French intellectual Régis Debray, who was captured in April 1967 while with Guevara in Bolivia, gave an interview from prison in August 1968, in which he enlarged on the circumstances of Guevara's capture. Debray, who had lived with Guevara's band of guerrillas for a short time, said that in his view they were "victims of the forest" and thus "eaten by the jungle". Debray described a destitute situation where Guevara's men suffered malnutrition, lack of water, absence of shoes, and only possessed six blankets for 22 men. Debray recounts that Guevara and the others had been suffering an "illness" which caused their hands and feet to swell into "mounds of flesh" to the point where you could not discern the fingers on their hands. Debray described Guevara as "optimistic about the future of Latin America" despite the futile situation, and remarked that Guevara was "resigned to die in the knowledge that his death would be a sort of renaissance", noting that Guevara perceived death "as a promise of rebirth" and "ritual of renewal".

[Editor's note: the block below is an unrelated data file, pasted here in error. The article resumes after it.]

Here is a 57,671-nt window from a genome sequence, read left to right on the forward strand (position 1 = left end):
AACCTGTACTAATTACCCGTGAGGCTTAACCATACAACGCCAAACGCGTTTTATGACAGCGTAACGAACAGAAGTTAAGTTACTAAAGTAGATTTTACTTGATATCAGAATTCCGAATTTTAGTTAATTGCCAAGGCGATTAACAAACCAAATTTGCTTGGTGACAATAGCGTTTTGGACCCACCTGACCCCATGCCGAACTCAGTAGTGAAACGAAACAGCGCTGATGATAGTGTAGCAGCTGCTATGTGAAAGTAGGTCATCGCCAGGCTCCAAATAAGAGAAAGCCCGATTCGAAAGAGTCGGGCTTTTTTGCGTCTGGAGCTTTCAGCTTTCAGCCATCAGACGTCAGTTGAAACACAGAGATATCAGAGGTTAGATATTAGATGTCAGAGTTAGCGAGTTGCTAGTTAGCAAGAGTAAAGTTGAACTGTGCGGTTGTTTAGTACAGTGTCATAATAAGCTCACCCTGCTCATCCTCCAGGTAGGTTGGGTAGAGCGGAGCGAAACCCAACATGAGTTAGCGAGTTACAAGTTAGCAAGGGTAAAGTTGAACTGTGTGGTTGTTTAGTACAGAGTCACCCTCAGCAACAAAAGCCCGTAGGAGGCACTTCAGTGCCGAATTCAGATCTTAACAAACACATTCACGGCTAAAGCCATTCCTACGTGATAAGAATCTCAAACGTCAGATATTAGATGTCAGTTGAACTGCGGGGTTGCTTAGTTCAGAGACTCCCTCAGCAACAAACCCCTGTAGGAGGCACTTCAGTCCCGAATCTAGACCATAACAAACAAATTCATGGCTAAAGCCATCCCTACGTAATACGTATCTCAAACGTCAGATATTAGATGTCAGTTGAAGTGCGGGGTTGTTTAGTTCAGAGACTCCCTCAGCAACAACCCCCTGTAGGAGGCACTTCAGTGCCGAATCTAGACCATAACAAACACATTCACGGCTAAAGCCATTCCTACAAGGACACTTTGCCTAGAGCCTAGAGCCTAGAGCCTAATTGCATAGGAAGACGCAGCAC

In late 1995 retired Bolivian General Mario Vargas revealed to Jon Lee Anderson, author of Che Guevara: A Revolutionary Life, that Guevara's body was located near a Vallegrandeairstrip. The result was a multi-national search for the remains, which would last more than a year. In July 1997 a team of Cuban geologists and Argentine forensic anthropologistsdiscovered the remnants of seven bodies in two mass graves, including one man with amputated hands (like Guevara). Bolivian government officials with the Ministry of Interior later identified the body as Guevara when the excavated teeth "perfectly matched" a plaster mold of Che's teeth made in Cuba prior to his Congolese expedition. The "clincher" then arrived when Argentine forensic anthropologist Alejandro Inchaurregui inspected the inside hidden pocket of a blue jacket dug up next to the handless cadaver and found a small bag of pipe tobacco. Nino de Guzman, the Bolivian helicopter pilot who had given Che a small bag of tobacco, later remarked that he "had serious doubts" at first and "thought the Cubans would just find any old bones and call it Che"; but "after hearing about the tobacco pouch, I have no doubts." On October 17, 1997, Guevara's remains, with those of six of his fellow combatants, were laid to rest with military honors in a specially built mausoleum in the Cuban city of Santa Clara, where he had commanded over the decisive military victory of the Cuban Revolution.